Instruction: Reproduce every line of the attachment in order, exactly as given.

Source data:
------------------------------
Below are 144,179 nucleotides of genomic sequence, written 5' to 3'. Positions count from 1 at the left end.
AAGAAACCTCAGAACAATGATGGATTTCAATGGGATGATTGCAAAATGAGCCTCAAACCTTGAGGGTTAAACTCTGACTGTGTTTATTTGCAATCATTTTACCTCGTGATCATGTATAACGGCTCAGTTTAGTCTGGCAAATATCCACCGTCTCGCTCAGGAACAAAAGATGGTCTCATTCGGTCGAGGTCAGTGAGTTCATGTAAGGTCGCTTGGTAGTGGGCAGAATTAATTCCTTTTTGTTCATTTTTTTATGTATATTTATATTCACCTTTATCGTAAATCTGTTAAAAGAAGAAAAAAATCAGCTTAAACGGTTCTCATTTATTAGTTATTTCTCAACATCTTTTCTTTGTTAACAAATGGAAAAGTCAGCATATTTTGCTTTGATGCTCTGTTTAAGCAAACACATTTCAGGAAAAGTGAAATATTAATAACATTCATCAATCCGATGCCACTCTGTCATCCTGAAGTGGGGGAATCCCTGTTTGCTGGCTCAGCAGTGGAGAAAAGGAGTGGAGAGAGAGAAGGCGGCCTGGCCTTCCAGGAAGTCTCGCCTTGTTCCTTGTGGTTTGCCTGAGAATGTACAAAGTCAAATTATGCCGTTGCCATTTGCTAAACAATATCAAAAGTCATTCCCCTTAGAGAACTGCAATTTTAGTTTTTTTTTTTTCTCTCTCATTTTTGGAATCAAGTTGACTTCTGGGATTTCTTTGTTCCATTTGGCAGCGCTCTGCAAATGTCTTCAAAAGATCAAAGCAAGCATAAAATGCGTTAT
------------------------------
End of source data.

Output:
Below are 144,179 nucleotides of genomic sequence, written 5' to 3'. Positions count from 1 at the left end.
AAGAAACCTCAGAACAATGATGGATTTCAATGGGATGATTGCAAAATGAGCCTCAAACCTTGAGGGTTAAACTCTGACTGTGTTTATTTGCAATCATTTTACCTCGTGATCATGTATAACGGCTCAGTTTAGTCTGGCAAATATCCACCGTCTCGCTCAGGAACAAAAGATGGTCTCATTCGGTCGAGGTCAGTGAGTTCATGTAAGGTCGCTTGGTAGTGGGCAGAATTAATTCCTTTTTGTTCATTTTTTTATGTATATTTATATTCACCTTTATCGTAAATCTGTTAAAAGAAGAAAAAAATCAGCTTAAACGGTTCTCATTTATTAGTTATTTCTCAACATCTTTTCTTTGTTAACAAATGGAAAAGTCAGCATATTTTGCTTTGATGCTCTGTTTAAGCAAACACATTTCAGGAAAAGTGAAATATTAATAACATTCATCAATCCGATGCCACTCTGTCATCCTGAAGTGGGGGAATCCCTGTTTGCTGGCTCAGCAGTGGAGAAAAGGAGTGGAGAGAGAGAAGGCGGCCTGGCCTTCCAGGAAGTCTCGCCTTGTTCCTTGTGGTTTGCCTGAGAATGTACAAAGTCAAATTATGCCGTTGCCATTTGCTAAACAATATCAAAAGTCATTCCCCTTAGAGAACTGCAATTTTAGTTTTTTTTTTTTCTCTCTCATTTTTGGAATCAAGTTGACTTCTGGGATTTCTTTGTTCCATTTGGCAGCGCTCTGCAAATGTCTTCAAAAGATCAAAGCAAGCATAAAATGCGTTAT